lucy_larcom_22191_lgLucy Larcom [my 1st cousin 5x removed]  was born in Beverly, Massachusetts, on March 5, 1824. She was the daughter of Benjamin and Lois Barrett Larcom; great granddaughter of David Larcom, and descendant of Mordecai Larcom, born in 1629, who appeared in Ipswich in 1655, and soon after removed to Beverly where he obtained a grant of land. Lucy’s father, was at her birth a retired sea-captain. Her mother, a homemaker, took care of all the children, 10 in total.

Lucy grew up on Wallis Lane, with her family all nearby. She truly felt at home in Beverly. She says in her autobiography, A New England Girlhood, “If I had opened my eyes upon this planet elsewhere than in this northeastern corner of Massachusetts, elsewhere than on this green, rocky strip of shore between Beverly Bridge and the Misery Islands, it seems to me as if I must have been somebody else, and not myself.” She was a very intelligent child, at the age of two she was learning her letters at “Aunt Hannah’s” school and was reading at two and a half.

She had many wonderful memories of living on Wallis Lane. Playing outdoors, picking wildflowers, exploring riverbeds, looking at the vast ocean, and listening to fairy tales from her sisters. It was at the time of her father’s death, in 1832, that her childhood was forever changed.

Struggling to manage the family’s finances, her sisters were forced into the workplace as tailors and the younger girls, Lucy included, had to maintain the housework. Lucy’s mother, however, decided at that time to move the family to Lowell to manage a boardinghouse for one of the mills. This is where Lucy attended school for a couple of years and then worked in the mills, first in the spinning room and after five years, as a bookkeeper in the cloth room. This was a life of hard work, and the only real escape was writing articles and poems for a small paper issued by her sister, Emeline. In 1843, after reading one of her poems, she attracted the attention of John Greenleaf Whittier, with whom she developed a life-long friendship.

Her sister, Emeline, decided to move to the Illinois prairie with her new husband, George Spaulding. Lucy, caught up in their dreams, tagged along into the West in 1846. They settled close to St. Louis, and she taught at some local schools before entering Monticello Female Seminary as a half-student, half-teacher. She graduated in 1852 and returned to Beverly. She then went on to become a formal teacher at Wheaton Seminary in Norton, MA. She taught English Literature, Moral Philosophy, Logic, History and Botany while at Wheaton, and it was at this time that she started writing prolifically and also editing some books. After leaving Norton because of her failing health, Lucy became assistant editor to the Boston magazine, “Our Young Folks,” in 1865. Becoming editor-in-chief only a year later, Lucy conducted the magazine until 1874. Her works were also published in many other leading periodicals of her time, such as: The Atlantic Monthly, Harper’s New Monthly Magazine, and The New England Magazine.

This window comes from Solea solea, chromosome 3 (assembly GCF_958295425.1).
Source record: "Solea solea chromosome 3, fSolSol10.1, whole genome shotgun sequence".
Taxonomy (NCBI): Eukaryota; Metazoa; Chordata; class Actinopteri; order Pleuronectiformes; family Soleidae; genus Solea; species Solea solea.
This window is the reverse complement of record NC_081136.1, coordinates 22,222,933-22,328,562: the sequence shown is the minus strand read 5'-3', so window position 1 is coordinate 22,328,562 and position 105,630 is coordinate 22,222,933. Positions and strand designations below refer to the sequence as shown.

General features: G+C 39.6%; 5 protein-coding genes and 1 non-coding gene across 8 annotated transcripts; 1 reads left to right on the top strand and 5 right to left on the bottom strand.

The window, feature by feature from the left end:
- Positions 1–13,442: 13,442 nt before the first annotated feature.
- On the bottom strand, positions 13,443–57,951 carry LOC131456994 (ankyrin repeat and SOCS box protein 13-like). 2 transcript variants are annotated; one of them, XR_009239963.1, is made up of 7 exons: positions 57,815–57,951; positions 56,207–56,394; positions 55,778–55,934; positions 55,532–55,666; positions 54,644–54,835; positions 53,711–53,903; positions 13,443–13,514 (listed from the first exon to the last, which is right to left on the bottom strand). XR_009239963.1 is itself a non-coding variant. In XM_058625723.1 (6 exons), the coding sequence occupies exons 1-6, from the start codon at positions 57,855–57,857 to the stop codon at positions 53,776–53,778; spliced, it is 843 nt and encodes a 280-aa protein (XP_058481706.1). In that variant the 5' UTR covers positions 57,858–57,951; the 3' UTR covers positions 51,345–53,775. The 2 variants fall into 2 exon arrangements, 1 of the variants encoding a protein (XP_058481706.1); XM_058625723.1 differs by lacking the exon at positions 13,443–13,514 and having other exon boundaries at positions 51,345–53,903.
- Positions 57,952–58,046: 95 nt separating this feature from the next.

Lucy was a strong abolitionist and patriot, and she rejoiced over the election of Abraham Lincoln as President. The Civil War was upon them, and to sum up her feelings about it all, this excerpt from a letter she wrote to John G. Whittier explains: “I know you do not believe in war: neither do I, it is barbarous, it is hateful; and yet forced upon us as this is, there is an instinct of resistance to wrong within us all, the trumpet-call of Nature itself that drowns at once all previous beliefs and theories. If ever there was a cause for fighting, there is now; and I am not sure but that a bloody struggle would be most humane, as it would be brief.”

Lucy lived to be with her family, friends and students. She never married; although, she came close to marrying at one time, but even he couldn’t take her away from her beloved Beverly. She died in Boston on April 17, 1893.

Lucy has been a light in my life. A strong human being with such conviction. I feel a lot of her in myself. She has always been my hero even before I knew for sure that she was my distant cousin, five generations ago.

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